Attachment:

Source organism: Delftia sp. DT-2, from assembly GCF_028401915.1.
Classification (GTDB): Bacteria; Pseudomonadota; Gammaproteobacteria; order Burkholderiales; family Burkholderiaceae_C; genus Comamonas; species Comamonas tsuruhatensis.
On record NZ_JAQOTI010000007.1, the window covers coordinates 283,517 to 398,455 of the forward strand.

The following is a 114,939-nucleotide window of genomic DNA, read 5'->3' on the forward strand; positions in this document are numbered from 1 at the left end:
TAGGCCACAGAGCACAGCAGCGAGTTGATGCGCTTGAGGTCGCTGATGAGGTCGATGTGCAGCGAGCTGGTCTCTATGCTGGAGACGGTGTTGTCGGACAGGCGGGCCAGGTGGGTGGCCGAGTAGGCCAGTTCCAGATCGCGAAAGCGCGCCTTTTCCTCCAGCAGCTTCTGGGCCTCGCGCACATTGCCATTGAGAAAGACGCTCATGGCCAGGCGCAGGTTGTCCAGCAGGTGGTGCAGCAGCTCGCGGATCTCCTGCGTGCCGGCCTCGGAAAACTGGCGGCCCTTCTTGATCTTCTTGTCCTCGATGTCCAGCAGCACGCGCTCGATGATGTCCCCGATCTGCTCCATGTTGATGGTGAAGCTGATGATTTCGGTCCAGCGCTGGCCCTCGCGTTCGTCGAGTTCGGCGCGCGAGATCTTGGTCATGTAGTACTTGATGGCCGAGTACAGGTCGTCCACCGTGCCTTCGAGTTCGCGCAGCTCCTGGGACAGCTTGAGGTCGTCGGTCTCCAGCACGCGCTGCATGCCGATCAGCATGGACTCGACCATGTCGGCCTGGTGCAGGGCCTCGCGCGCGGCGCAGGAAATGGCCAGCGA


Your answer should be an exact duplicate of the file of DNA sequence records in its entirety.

Source organism: Delftia sp. DT-2, from assembly GCF_028401915.1.
Classification (GTDB): Bacteria; Pseudomonadota; Gammaproteobacteria; order Burkholderiales; family Burkholderiaceae_C; genus Comamonas; species Comamonas tsuruhatensis.
On record NZ_JAQOTI010000007.1, the window covers coordinates 283,517 to 398,455 of the forward strand.

The following is a 114,939-nucleotide window of genomic DNA, read 5'->3' on the forward strand; positions in this document are numbered from 1 at the left end:
TAGGCCACAGAGCACAGCAGCGAGTTGATGCGCTTGAGGTCGCTGATGAGGTCGATGTGCAGCGAGCTGGTCTCTATGCTGGAGACGGTGTTGTCGGACAGGCGGGCCAGGTGGGTGGCCGAGTAGGCCAGTTCCAGATCGCGAAAGCGCGCCTTTTCCTCCAGCAGCTTCTGGGCCTCGCGCACATTGCCATTGAGAAAGACGCTCATGGCCAGGCGCAGGTTGTCCAGCAGGTGGTGCAGCAGCTCGCGGATCTCCTGCGTGCCGGCCTCGGAAAACTGGCGGCCCTTCTTGATCTTCTTGTCCTCGATGTCCAGCAGCACGCGCTCGATGATGTCCCCGATCTGCTCCATGTTGATGGTGAAGCTGATGATTTCGGTCCAGCGCTGGCCCTCGCGTTCGTCGAGTTCGGCGCGCGAGATCTTGGTCATGTAGTACTTGATGGCCGAGTACAGGTCGTCCACCGTGCCTTCGAGTTCGCGCAGCTCCTGGGACAGCTTGAGGTCGTCGGTCTCCAGCACGCGCTGCATGCCGATCAGCATGGACTCGACCATGTCGGCCTGGTGCAGGGCCTCGCGCGCGGCGCAGGAAATGGCCAGCGA